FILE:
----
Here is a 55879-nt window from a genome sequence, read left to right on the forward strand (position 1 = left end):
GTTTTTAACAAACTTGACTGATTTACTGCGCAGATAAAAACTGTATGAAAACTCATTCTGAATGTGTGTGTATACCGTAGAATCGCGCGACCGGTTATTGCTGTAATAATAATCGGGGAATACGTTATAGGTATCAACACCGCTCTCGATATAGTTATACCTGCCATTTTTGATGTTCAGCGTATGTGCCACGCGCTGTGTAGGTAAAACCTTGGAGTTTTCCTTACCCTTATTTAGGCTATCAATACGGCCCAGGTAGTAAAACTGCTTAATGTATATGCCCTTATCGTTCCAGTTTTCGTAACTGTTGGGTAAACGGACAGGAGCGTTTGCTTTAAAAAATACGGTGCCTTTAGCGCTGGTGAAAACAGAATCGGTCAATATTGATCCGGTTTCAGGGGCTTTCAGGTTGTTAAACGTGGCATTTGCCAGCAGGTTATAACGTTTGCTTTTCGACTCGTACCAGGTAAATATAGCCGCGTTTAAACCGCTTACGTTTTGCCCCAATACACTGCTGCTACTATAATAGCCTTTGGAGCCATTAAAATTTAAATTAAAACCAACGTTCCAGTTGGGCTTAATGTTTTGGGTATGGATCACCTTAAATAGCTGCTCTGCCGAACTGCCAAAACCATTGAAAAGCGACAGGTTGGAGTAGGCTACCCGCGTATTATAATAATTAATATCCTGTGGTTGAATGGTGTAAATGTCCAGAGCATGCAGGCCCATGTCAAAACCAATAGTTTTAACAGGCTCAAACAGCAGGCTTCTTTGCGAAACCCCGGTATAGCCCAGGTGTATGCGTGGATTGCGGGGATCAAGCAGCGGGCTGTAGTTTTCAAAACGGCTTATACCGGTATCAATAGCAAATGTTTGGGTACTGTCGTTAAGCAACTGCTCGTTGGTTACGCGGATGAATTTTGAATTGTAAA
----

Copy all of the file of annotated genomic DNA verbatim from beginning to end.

Here is a 55879-nt window from a genome sequence, read left to right on the forward strand (position 1 = left end):
GTTTTTAACAAACTTGACTGATTTACTGCGCAGATAAAAACTGTATGAAAACTCATTCTGAATGTGTGTGTATACCGTAGAATCGCGCGACCGGTTATTGCTGTAATAATAATCGGGGAATACGTTATAGGTATCAACACCGCTCTCGATATAGTTATACCTGCCATTTTTGATGTTCAGCGTATGTGCCACGCGCTGTGTAGGTAAAACCTTGGAGTTTTCCTTACCCTTATTTAGGCTATCAATACGGCCCAGGTAGTAAAACTGCTTAATGTATATGCCCTTATCGTTCCAGTTTTCGTAACTGTTGGGTAAACGGACAGGAGCGTTTGCTTTAAAAAATACGGTGCCTTTAGCGCTGGTGAAAACAGAATCGGTCAATATTGATCCGGTTTCAGGGGCTTTCAGGTTGTTAAACGTGGCATTTGCCAGCAGGTTATAACGTTTGCTTTTCGACTCGTACCAGGTAAATATAGCCGCGTTTAAACCGCTTACGTTTTGCCCCAATACACTGCTGCTACTATAATAGCCTTTGGAGCCATTAAAATTTAAATTAAAACCAACGTTCCAGTTGGGCTTAATGTTTTGGGTATGGATCACCTTAAATAGCTGCTCTGCCGAACTGCCAAAACCATTGAAAAGCGACAGGTTGGAGTAGGCTACCCGCGTATTATAATAATTAATATCCTGTGGTTGAATGGTGTAAATGTCCAGAGCATGCAGGCCCATGTCAAAACCAATAGTTTTAACAGGCTCAAACAGCAGGCTTCTTTGCGAAACCCCGGTATAGCCCAGGTGTATGCGTGGATTGCGGGGATCAAGCAGCGGGCTGTAGTTTTCAAAACGGCTTATACCGGTATCAATAGCAAATGTTTGGGTACTGTCGTTAAGCAACTGCTCGTTGGTTACGCGGATGAATTTTGAATTGTAAA